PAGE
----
Once she started at the University of Illinois, she was drawn to biological fluorescence and the lab of Gregorio Weber. Past BPS President Suzanne Scarlata was in the same lab, and Royer also overlapped with another Past President, Dorothy Beckett. Working in Weber’s lab sent Royer down the path to her current research. “I am still interested in the biophysical mechanisms of transcriptional regulation. During my PhD I also applied pressure-perturbation to characterize biophysical properties of allosteric proteins,” she says, “and still today I pursue the use of pressure to obtain biophysical information, as well as how organisms adapt to high-pressure environ­ments.”

She names her thesis adviser as a scientist she admires, saying of Weber, “He was a fantastic visionary scientist and a true gentleman. Even in an age where sexism was still acceptable, he was not sexist at all. I learned a lot from him about science and how to do it.”

After graduating with her PhD, she received a postdoctoral fellowship from the National Science Foundation and Cen­tre National de la Recherche Scientifique (CNRS) to work on allosteric binding and dynamics at the CNRS in Gif-sur-Yvette and the Universit√© of Paris 7 in France. She then returned to the University of Illinois Physics Department to become the first user coordinator of the Laboratory for Fluorescence Dynamics directed by Enrico Gratton. “After three years, during which I got a National Institutes of Health starter grant to study bio­physics of a transcriptional repressor and was named adjunct professor of biochemistry at University of Illinois,” she says, “I got a tenure-track assistant professor position in the School of Pharmacy University of Wisconsin-Madison.” She was promoted to associate professor five years later, in 1995.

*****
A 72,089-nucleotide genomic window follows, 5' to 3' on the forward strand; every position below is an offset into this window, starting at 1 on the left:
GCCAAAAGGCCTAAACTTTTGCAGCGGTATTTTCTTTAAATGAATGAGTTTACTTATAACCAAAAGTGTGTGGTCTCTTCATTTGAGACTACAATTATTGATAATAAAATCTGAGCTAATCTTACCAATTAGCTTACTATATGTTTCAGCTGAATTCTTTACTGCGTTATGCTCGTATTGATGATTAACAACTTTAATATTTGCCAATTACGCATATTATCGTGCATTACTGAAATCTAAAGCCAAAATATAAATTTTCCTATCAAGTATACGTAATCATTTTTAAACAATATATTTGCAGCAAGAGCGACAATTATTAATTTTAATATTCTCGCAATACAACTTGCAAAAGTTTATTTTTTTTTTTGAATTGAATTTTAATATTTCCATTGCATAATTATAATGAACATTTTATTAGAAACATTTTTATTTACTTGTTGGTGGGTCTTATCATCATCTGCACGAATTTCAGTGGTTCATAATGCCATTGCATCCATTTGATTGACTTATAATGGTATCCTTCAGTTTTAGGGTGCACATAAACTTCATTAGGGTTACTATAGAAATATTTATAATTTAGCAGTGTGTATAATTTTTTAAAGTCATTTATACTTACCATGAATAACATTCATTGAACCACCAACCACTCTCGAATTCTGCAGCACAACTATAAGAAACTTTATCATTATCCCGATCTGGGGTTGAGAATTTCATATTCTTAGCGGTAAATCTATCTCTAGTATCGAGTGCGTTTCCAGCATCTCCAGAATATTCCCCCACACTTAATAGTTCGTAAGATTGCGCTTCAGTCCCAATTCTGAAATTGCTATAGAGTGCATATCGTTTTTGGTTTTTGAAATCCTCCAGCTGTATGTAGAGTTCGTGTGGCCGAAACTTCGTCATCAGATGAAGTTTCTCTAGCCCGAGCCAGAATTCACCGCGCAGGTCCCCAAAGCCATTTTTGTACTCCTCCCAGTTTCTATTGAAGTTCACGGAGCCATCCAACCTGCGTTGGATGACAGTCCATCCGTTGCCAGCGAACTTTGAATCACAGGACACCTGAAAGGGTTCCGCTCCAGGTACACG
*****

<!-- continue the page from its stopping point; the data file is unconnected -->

In 1997 Royer accepted a position with the French National Institute of Health and Medical Research (INSERM) as direc­tor of research in the Center for Structural Biochemistry in Montpellier, France. In 2002 she became associate director of the institute and in 2007, director. She moved to Rensselaer Polytechnic Institute in Troy, New York, in 2013 as a professor of biological sciences and chaired Constellation Professor in Biocomputation and Bioinformatics, posts she still holds.